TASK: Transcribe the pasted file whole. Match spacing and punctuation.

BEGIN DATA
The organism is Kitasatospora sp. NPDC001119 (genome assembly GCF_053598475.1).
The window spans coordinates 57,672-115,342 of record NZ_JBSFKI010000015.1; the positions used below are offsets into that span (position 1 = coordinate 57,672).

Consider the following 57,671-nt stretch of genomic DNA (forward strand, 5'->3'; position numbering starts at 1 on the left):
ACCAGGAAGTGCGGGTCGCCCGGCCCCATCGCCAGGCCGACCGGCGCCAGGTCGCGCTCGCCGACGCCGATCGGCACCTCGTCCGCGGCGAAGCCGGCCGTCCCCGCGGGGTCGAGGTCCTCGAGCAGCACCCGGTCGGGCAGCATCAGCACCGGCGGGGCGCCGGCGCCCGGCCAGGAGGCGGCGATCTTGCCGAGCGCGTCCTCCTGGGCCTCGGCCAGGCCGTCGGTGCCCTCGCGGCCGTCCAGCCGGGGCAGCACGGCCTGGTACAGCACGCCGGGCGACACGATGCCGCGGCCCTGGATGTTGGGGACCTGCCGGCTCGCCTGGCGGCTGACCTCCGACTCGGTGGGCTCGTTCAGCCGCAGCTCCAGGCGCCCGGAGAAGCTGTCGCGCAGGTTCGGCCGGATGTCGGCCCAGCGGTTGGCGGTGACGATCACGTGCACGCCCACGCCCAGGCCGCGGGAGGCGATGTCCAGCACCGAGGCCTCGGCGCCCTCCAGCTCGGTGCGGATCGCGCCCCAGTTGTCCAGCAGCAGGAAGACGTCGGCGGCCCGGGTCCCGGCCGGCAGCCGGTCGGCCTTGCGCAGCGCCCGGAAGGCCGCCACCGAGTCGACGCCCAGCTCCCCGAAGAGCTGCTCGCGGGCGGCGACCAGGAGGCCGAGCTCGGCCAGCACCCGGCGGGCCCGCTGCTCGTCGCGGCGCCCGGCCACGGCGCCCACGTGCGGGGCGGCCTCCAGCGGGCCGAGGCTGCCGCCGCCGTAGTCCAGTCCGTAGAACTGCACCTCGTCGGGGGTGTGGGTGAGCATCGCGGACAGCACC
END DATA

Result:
The organism is Kitasatospora sp. NPDC001119 (genome assembly GCF_053598475.1).
The window spans coordinates 57,672-115,342 of record NZ_JBSFKI010000015.1; the positions used below are offsets into that span (position 1 = coordinate 57,672).

Consider the following 57,671-nt stretch of genomic DNA (forward strand, 5'->3'; position numbering starts at 1 on the left):
ACCAGGAAGTGCGGGTCGCCCGGCCCCATCGCCAGGCCGACCGGCGCCAGGTCGCGCTCGCCGACGCCGATCGGCACCTCGTCCGCGGCGAAGCCGGCCGTCCCCGCGGGGTCGAGGTCCTCGAGCAGCACCCGGTCGGGCAGCATCAGCACCGGCGGGGCGCCGGCGCCCGGCCAGGAGGCGGCGATCTTGCCGAGCGCGTCCTCCTGGGCCTCGGCCAGGCCGTCGGTGCCCTCGCGGCCGTCCAGCCGGGGCAGCACGGCCTGGTACAGCACGCCGGGCGACACGATGCCGCGGCCCTGGATGTTGGGGACCTGCCGGCTCGCCTGGCGGCTGACCTCCGACTCGGTGGGCTCGTTCAGCCGCAGCTCCAGGCGCCCGGAGAAGCTGTCGCGCAGGTTCGGCCGGATGTCGGCCCAGCGGTTGGCGGTGACGATCACGTGCACGCCCACGCCCAGGCCGCGGGAGGCGATGTCCAGCACCGAGGCCTCGGCGCCCTCCAGCTCGGTGCGGATCGCGCCCCAGTTGTCCAGCAGCAGGAAGACGTCGGCGGCCCGGGTCCCGGCCGGCAGCCGGTCGGCCTTGCGCAGCGCCCGGAAGGCCGCCACCGAGTCGACGCCCAGCTCCCCGAAGAGCTGCTCGCGGGCGGCGACCAGGAGGCCGAGCTCGGCCAGCACCCGGCGGGCCCGCTGCTCGTCGCGGCGCCCGGCCACGGCGCCCACGTGCGGGGCGGCCTCCAGCGGGCCGAGGCTGCCGCCGCCGTAGTCCAGTCCGTAGAACTGCACCTCGTCGGGGGTGTGGGTGAGCATCGCGGACAGCACC